Celebrating 100 Years at Freeland Hall

Posted in Community, Feature, More Stories

Whidbey Life Magazine contributor
August 18, 2014

Freeland Hall is filled with thousands of memories.

Middle school Valentine’s Day dances with dreamy crushes, live punk shows, the Black Cat Ball, Inauguration Ball and Harvest Moon Ball. The list is endless.

Jenica Cerda remembers listening to her father’s band play at the hall as a young girl:

“That place is magical…dancing out on the open floor, which felt HUGE at the time.

“I remember running around outside with other kids who had gotten bored with whatever was happening inside. We would play tag and hide-and-seek in the dark all around the building. I remember falling asleep in the back of the hall, despite the loud music, on a bed of blankets that my mom had made. Then I woke up in my own bed.”

WLM joined the history of weddings, parties and fundraisers that have been held at Freeland Hall with their magazine launch party in May 2014. (photo by David Welton)

WLM joined the history of weddings, parties, and fundraisers that have been held at Freeland Hall with their magazine launch party in May 2014. (photo by David Welton)

The First Thursday Club, founded in 1902 by Mrs. Alma Gearhart, consisted of eight other women in the community. The club discussed topics of interest such as “the harm of wearing long skirts, how to manage a husband, medicine and the art of healing, noted women of the world, what should be the attitude of earnest women toward their fallen sisters and property rights of women in the state of Washington.”

The Freeland Improvement Club came up with the idea for Freeland Hall in 1914 and approached the First Thursday Club, whose members donated $25 “with the stipulation that a separate room be provided in the hall for their use.” Volunteers started to build the hall in 1915.

Freeland Hall, looking good at 100 years of age!  (photo by David Welton)

Freeland Hall, looking good at 100 years of age! (photo by David Welton)

In 2004, the hall was chosen as a local historic site. Located on the corner of East Shoreview Avenue and South Freeland Drive, the wood building—dappled with bright red doors and window frames—overlooks the water.

Whidbey Island is a popular destination wedding location that brings several nuptials a year to Freeland Hall. The hall is booked solid for weddings from May through September; the rest of the year weddings happen once or twice a month, on average.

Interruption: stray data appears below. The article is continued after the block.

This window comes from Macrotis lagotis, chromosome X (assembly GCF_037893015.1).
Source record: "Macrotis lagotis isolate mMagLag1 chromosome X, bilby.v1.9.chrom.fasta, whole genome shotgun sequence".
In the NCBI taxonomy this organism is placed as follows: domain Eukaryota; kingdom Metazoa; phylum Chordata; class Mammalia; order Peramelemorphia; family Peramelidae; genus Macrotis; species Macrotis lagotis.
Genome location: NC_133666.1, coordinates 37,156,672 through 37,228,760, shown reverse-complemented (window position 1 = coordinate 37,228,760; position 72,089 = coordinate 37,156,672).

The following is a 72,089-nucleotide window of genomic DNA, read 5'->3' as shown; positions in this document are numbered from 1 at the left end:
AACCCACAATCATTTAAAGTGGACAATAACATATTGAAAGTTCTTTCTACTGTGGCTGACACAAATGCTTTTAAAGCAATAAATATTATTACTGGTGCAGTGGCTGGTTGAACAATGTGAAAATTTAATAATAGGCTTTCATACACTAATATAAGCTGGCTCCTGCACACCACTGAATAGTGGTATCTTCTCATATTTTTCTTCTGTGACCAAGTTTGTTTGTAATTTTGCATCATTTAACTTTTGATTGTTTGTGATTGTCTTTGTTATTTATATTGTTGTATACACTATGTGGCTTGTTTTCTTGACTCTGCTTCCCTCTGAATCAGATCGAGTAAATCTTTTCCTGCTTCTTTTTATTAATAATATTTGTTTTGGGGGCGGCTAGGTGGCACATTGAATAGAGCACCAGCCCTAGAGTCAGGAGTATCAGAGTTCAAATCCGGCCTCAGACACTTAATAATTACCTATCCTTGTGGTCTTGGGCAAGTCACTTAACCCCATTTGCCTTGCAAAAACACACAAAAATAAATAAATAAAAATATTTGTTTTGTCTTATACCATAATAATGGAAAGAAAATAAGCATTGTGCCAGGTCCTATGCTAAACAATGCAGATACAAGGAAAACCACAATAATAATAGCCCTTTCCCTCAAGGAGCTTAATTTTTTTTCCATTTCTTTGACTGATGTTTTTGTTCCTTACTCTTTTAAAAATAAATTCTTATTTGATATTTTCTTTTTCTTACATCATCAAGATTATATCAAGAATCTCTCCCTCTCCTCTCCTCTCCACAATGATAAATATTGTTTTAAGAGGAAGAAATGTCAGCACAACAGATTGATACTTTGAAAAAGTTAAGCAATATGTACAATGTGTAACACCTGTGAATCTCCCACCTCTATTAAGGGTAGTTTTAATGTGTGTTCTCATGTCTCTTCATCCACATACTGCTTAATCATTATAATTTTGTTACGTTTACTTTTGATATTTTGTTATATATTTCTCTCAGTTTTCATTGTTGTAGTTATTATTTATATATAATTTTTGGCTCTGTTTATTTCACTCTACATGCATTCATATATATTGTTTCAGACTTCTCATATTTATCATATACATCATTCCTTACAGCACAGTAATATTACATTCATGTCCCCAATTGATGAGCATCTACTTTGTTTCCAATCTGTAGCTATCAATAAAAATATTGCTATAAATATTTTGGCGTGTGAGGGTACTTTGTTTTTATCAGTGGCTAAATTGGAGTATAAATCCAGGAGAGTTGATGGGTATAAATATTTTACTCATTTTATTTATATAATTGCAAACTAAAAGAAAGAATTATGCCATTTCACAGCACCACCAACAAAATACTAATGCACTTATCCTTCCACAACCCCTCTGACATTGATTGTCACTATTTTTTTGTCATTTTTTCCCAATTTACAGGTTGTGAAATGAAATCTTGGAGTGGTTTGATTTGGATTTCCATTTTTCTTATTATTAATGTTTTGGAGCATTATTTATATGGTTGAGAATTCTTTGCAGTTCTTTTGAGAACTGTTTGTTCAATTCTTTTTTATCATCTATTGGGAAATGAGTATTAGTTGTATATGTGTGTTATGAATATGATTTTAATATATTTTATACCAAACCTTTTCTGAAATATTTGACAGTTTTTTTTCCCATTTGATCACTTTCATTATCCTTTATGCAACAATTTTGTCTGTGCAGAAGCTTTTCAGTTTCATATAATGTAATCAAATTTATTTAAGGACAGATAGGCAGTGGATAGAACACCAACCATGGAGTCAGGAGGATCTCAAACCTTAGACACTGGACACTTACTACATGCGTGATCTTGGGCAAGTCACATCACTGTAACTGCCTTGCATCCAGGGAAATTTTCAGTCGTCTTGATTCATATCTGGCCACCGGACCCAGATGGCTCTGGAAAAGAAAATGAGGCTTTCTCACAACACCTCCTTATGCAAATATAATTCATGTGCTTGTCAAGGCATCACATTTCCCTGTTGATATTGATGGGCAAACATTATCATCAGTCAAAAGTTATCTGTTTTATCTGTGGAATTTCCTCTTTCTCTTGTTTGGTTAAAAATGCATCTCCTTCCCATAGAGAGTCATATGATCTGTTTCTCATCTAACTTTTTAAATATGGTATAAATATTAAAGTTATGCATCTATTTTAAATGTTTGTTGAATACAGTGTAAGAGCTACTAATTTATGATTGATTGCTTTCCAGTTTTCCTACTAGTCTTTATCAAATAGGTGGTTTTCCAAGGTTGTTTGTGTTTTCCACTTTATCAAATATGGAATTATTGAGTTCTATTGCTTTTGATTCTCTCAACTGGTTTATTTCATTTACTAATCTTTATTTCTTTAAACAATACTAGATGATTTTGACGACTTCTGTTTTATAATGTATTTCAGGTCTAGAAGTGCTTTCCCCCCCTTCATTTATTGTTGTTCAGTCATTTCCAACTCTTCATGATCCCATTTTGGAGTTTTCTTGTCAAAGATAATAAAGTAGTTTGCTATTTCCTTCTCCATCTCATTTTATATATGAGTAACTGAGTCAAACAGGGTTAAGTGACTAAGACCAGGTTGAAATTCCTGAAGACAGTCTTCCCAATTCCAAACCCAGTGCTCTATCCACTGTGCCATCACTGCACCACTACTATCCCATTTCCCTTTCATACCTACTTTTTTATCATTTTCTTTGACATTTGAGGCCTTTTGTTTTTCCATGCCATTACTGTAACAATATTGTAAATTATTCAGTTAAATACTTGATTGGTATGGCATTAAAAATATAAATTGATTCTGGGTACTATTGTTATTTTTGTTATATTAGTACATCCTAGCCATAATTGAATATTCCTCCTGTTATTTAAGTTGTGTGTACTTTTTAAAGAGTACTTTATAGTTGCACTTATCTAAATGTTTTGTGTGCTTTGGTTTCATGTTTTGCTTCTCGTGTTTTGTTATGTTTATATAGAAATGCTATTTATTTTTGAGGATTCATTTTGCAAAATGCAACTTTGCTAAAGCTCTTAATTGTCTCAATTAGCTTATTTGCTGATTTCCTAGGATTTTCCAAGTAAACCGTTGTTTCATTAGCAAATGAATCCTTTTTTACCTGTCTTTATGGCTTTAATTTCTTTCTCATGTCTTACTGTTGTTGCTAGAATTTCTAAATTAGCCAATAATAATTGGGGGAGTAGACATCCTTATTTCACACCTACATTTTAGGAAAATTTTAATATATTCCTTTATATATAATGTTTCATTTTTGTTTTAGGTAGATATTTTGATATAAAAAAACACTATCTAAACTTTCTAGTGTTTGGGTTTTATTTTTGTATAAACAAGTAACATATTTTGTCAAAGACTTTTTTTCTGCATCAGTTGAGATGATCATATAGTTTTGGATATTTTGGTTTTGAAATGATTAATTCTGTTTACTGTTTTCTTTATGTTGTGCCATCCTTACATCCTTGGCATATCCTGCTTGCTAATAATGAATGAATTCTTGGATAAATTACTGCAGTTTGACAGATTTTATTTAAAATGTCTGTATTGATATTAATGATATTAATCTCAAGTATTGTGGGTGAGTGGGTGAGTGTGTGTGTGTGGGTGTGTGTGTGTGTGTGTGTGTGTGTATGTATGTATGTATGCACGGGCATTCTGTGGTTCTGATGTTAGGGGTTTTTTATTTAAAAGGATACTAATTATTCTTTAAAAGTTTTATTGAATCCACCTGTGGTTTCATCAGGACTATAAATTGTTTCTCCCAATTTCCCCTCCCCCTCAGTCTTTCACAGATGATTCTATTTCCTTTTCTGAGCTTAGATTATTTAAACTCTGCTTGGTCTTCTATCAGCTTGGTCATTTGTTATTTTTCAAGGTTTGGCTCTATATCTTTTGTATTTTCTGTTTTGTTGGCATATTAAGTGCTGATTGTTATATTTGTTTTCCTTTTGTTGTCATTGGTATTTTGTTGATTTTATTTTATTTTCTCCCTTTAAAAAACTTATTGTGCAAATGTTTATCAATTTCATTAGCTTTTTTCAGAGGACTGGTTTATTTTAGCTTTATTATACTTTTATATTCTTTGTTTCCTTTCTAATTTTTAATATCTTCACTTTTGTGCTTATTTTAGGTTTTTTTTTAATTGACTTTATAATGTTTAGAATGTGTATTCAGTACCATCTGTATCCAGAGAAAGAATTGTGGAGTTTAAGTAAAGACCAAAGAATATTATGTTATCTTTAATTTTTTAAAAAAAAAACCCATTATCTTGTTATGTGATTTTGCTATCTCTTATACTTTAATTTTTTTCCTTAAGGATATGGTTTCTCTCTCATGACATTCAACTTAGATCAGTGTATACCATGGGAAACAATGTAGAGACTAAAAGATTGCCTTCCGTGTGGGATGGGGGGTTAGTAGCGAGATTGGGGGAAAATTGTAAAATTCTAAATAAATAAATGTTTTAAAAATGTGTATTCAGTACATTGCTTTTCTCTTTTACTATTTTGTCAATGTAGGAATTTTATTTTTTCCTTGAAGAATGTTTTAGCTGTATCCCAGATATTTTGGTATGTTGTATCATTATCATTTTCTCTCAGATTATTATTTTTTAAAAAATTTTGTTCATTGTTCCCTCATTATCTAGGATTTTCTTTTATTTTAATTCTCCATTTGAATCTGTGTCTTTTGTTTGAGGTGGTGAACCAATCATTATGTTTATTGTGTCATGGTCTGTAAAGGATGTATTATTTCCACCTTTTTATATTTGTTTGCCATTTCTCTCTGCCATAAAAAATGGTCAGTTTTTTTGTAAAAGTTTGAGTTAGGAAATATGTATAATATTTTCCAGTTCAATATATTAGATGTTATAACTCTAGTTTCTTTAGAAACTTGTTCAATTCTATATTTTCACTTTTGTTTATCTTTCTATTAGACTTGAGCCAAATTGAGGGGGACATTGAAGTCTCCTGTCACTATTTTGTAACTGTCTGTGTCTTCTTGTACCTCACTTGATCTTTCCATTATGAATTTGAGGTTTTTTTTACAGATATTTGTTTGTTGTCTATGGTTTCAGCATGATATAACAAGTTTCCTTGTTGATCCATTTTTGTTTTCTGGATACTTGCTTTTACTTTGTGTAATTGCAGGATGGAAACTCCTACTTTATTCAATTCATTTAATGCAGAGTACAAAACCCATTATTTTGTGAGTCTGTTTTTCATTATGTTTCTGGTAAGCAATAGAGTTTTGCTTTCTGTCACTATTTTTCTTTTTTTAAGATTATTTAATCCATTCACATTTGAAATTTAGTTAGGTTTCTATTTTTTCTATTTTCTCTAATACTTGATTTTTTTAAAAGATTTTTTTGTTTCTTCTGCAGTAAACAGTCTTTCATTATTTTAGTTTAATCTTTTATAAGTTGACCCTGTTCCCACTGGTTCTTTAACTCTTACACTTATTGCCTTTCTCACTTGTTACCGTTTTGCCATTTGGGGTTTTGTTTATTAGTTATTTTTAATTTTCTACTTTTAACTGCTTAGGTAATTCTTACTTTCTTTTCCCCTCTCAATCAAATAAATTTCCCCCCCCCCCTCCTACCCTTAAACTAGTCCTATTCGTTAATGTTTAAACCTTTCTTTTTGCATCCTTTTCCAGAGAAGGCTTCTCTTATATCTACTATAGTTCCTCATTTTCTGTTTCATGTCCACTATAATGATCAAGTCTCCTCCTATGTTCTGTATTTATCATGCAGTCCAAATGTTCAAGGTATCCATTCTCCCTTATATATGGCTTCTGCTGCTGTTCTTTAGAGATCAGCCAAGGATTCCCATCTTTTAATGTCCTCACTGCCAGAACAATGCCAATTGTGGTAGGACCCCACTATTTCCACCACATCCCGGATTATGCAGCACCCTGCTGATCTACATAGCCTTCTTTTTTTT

The Whidbey community is invited to celebrate the hall’s 100th birthday. The celebration will be held from 11 a.m. to 6 p.m. on Saturday, Aug. 23. Everyone is invited to atend and enjoy food, music, a beer and wine garden, a raffle, bingo and games with prizes.

“The celebration is to honor the history of the hall, and the community,” said Keasha Jennings, co-operator of the hall. “It is the goal of the Freeland Hall to raise funds to use for community events to help meld the members of our community together.”

“We are a small community,” she continued, “and we rely a lot on our local businesses and community members for growth and success. We want to say thanks and give honor to the members of our community, from business owners, workers, families and children for all the support the hall has received over the past 100 years, and to give cheers to another 100 years!”

Image at top: Freeland Hall exterior signs  (photo by David Welton)

Katie Woodzick works at Hedgebrook as an External Relations Manager. She is also an actor and director who can be seen on local stages. She is excited to play Little Red Riding Hood in “Into the Woods,” opening October 10 at Whidbey Island Center for the Arts.


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